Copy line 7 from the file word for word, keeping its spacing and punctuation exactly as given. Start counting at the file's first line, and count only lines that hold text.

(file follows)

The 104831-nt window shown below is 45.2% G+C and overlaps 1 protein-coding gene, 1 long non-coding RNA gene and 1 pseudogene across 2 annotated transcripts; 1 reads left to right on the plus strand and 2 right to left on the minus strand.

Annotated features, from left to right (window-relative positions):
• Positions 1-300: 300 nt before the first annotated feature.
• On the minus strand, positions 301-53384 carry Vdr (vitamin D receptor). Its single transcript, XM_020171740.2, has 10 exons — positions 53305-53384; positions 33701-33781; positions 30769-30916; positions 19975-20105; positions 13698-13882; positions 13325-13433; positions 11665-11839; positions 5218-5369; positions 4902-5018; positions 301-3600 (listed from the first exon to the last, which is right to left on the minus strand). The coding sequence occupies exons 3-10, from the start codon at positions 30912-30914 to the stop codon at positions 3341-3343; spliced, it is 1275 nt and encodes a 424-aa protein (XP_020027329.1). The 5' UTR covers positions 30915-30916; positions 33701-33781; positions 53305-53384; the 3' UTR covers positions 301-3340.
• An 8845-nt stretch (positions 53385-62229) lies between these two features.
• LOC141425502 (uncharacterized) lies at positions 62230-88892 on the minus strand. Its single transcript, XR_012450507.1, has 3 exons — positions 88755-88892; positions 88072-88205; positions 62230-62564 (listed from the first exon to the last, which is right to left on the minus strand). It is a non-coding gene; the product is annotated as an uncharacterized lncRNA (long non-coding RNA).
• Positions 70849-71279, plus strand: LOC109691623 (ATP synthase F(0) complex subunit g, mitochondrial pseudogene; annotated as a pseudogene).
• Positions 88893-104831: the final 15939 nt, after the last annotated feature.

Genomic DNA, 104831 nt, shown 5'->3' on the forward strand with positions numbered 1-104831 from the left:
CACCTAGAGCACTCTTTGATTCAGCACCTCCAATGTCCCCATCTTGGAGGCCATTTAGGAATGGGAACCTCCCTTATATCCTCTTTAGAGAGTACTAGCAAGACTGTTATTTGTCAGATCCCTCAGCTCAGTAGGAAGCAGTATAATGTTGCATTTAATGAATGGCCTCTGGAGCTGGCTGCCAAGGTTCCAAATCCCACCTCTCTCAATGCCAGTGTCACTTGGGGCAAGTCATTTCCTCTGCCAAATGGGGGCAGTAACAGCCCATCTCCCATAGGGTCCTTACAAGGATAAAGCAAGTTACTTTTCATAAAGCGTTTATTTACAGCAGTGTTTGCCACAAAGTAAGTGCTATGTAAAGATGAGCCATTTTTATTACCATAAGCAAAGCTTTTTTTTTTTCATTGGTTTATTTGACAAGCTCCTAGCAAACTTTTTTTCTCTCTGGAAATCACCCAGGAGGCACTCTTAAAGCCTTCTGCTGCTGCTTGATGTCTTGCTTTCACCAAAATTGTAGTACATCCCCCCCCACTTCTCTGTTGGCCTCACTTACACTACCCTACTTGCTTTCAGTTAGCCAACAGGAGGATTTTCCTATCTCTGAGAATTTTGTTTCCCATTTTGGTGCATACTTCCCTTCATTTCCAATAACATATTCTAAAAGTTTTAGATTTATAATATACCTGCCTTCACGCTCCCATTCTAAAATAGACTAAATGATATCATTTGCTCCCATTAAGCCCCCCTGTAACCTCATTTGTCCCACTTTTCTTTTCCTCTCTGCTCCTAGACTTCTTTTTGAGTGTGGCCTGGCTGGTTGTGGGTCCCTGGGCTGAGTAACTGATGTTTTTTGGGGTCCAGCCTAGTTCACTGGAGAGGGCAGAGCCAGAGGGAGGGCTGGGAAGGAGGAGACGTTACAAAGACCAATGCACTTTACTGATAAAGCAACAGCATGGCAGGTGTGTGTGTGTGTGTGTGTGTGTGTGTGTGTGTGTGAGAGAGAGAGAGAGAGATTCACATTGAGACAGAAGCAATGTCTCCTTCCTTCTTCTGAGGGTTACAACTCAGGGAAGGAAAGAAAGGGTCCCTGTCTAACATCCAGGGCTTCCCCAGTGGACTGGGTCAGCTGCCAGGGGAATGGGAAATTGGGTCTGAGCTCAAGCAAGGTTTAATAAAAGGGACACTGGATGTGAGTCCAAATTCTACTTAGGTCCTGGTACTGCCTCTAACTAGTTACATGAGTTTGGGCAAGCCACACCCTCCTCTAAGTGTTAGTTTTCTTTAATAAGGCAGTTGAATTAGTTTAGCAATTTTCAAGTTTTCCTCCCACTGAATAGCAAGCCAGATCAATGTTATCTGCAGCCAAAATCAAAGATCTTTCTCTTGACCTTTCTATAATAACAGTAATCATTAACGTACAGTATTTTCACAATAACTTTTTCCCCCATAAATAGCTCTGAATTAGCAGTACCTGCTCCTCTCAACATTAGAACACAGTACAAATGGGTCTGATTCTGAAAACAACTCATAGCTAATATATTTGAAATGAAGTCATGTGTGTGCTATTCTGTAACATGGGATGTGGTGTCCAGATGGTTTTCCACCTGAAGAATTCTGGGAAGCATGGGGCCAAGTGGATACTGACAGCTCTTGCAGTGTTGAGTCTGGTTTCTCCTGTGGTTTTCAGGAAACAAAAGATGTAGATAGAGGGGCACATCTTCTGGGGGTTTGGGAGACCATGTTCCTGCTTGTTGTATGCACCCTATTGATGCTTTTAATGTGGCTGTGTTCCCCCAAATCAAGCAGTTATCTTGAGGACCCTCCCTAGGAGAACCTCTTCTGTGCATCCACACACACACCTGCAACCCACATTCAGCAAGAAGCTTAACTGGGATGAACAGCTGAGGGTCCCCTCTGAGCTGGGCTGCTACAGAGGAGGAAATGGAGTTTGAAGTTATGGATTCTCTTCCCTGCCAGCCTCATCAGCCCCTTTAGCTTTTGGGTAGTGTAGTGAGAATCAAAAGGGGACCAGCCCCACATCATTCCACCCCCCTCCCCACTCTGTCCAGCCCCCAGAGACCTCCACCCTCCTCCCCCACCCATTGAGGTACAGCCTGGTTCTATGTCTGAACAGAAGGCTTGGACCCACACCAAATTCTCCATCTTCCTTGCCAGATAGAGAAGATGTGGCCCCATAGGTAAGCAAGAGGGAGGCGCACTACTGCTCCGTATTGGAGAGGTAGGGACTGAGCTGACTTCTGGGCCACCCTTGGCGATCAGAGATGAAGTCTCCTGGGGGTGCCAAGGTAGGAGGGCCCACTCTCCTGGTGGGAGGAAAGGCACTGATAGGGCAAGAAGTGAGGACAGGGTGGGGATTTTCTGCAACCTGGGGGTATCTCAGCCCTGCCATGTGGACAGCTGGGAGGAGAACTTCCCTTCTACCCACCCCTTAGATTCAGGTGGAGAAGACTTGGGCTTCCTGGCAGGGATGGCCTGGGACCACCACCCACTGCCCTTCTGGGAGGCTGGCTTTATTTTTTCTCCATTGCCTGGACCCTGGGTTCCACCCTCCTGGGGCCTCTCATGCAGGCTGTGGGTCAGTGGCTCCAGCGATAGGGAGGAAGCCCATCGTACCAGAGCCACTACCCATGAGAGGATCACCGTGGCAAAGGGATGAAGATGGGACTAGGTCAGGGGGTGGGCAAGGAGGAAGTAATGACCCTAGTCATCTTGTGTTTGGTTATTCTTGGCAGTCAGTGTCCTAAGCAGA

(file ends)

• Positions 70849-71279, plus strand: LOC109691623 (ATP synthase F(0) complex subunit g, mitochondrial pseudogene; annotated as a pseudogene).